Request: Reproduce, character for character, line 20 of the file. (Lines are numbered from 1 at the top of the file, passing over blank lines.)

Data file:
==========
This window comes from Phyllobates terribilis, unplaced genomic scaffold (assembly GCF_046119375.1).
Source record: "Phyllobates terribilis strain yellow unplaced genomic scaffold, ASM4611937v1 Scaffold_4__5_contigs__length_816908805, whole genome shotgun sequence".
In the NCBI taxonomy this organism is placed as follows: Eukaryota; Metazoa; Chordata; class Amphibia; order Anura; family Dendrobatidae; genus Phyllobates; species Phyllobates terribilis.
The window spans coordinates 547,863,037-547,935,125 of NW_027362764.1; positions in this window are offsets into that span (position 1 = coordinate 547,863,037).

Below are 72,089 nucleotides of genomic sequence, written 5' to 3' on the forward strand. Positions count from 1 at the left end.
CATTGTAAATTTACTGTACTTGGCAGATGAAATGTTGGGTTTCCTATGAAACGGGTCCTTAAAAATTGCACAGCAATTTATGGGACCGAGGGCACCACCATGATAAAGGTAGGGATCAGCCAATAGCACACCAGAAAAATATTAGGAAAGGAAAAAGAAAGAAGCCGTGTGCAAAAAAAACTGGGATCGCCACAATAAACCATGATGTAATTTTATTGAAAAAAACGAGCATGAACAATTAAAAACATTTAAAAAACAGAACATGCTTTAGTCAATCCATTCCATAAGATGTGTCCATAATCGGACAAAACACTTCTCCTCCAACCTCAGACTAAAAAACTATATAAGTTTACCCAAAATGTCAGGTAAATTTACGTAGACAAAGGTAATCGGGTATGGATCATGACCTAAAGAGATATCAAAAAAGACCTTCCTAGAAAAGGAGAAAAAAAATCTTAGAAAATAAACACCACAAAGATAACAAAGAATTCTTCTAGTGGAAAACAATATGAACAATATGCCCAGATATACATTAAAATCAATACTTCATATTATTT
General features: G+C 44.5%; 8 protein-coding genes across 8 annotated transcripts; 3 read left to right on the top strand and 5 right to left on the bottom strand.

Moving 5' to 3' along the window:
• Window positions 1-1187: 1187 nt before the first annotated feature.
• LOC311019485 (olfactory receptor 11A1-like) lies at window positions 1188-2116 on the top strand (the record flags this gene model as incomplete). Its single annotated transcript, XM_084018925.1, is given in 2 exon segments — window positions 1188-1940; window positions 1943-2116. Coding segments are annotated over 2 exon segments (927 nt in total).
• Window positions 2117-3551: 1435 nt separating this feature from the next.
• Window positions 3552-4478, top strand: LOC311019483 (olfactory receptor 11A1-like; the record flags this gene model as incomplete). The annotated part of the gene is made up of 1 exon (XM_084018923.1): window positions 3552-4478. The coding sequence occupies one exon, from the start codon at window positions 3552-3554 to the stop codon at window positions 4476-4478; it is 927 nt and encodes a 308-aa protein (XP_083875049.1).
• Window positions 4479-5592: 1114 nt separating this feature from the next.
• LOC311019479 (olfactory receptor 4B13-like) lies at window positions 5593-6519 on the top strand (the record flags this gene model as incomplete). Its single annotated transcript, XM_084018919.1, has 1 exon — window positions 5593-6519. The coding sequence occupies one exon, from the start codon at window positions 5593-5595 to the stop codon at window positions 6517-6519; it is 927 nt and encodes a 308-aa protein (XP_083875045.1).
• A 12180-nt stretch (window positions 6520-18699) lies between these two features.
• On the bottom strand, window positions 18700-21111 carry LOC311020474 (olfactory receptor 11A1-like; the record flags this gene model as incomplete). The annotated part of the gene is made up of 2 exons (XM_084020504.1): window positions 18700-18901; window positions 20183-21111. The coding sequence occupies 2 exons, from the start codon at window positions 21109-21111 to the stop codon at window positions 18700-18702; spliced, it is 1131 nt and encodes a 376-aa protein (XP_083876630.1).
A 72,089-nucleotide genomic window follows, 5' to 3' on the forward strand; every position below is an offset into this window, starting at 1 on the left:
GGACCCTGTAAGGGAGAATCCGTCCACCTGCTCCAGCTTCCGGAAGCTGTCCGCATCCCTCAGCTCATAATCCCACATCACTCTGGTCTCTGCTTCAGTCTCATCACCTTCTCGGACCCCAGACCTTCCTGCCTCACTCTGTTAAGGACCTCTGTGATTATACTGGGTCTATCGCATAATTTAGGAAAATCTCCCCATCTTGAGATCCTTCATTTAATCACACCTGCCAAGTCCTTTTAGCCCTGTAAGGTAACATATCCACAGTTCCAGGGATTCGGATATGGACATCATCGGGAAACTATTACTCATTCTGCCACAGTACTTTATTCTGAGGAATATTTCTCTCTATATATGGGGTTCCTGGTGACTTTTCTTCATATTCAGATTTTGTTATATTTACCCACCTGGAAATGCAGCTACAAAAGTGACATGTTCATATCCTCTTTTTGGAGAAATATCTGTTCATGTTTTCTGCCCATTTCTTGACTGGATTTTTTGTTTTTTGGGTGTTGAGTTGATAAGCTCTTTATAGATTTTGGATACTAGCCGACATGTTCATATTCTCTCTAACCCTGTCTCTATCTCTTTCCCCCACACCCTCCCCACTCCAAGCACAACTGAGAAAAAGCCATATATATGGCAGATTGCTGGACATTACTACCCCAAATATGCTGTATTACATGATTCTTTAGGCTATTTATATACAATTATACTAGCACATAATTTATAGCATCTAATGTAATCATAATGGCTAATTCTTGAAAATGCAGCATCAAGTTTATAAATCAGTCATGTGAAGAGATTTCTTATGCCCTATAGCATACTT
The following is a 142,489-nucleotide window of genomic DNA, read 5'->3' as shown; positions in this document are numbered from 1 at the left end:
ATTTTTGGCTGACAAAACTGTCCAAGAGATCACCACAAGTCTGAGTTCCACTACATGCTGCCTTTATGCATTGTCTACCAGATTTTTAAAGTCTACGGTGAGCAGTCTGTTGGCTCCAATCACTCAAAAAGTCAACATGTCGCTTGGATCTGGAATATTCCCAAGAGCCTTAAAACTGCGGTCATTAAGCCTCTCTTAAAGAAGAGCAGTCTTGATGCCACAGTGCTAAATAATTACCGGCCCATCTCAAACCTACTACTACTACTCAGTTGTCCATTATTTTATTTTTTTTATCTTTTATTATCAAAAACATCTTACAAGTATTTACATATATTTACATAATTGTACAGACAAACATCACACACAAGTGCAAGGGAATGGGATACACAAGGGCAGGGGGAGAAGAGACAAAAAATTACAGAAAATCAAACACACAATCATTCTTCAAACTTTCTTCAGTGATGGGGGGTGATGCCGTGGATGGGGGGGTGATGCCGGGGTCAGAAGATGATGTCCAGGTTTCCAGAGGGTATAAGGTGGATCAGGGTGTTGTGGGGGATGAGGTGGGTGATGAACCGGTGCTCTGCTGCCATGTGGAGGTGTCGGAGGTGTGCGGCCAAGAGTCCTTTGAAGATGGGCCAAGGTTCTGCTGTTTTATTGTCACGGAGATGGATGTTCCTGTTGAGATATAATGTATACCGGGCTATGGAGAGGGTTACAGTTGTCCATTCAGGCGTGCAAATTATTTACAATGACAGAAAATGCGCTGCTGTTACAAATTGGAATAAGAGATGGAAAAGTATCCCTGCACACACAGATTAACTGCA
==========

ATTTTTGGCTGACAAAACTGTCCAAGAGATCACCACAAGTCTGAGTTCCACTACATGCTGCCTTTATGCATTGTCTACCAGATTTTTAAAGTCTACGGTGAGCAGTCTGTTGGCTCCAATCACTCAAAAAGTCAACATGTCGCTTGGATCTGGAATATTCCCAAGAGCCTTAAAACTGCGGTCATTAAGCCTCTCTTAAAGAAGAGCAGTCTTGATGCCACAGTGCTAAATAATTACCGGCCCATCTCAAACCTACTACTACTACTCAGTTGTCCATTATTTTATTTTTTTTATCTTTTATTATCAAAAACATCTTACAAGTATTTACATATATTTACATAATTGTACAGACAAACATCACACACAAGTGCAAGGGAATGGGATACACAAGGGCAGGGGGAGAAGAGACAAAAAATTACAGAAAATCAAACACACAATCATTCTTCAAACTTTCTTCAGTGATGGGGGGTGATGCCGTGGATGGGGGGGTGATGCCGGGGTCAGAAGATGATGTCCAGGTTTCCAGAGGGTATAAGGTGGATCAGGGTGTTGTGGGGGATGAGGTGGGTGATGAACCGGTGCTCTGCTGCCATGTGGAGGTGTCGGAGGTGTGCGGCCAAGAGTCCTTTGAAGATGGGCCAAGGTTCTGCTGTTTTATTGTCACGGAGATGGATGTTCCTGTTGAGATATAATGTATACCGGGCTATGGAGAGGGTTACAGTTGTCCATTCAGGCGTGCAAATTATTTACAATGACAGAAAATGCGCTGCTGTTACAAATTGGAATAAGAGATGGAAAAGTATCCCTGCACACACAGATTAACTGCA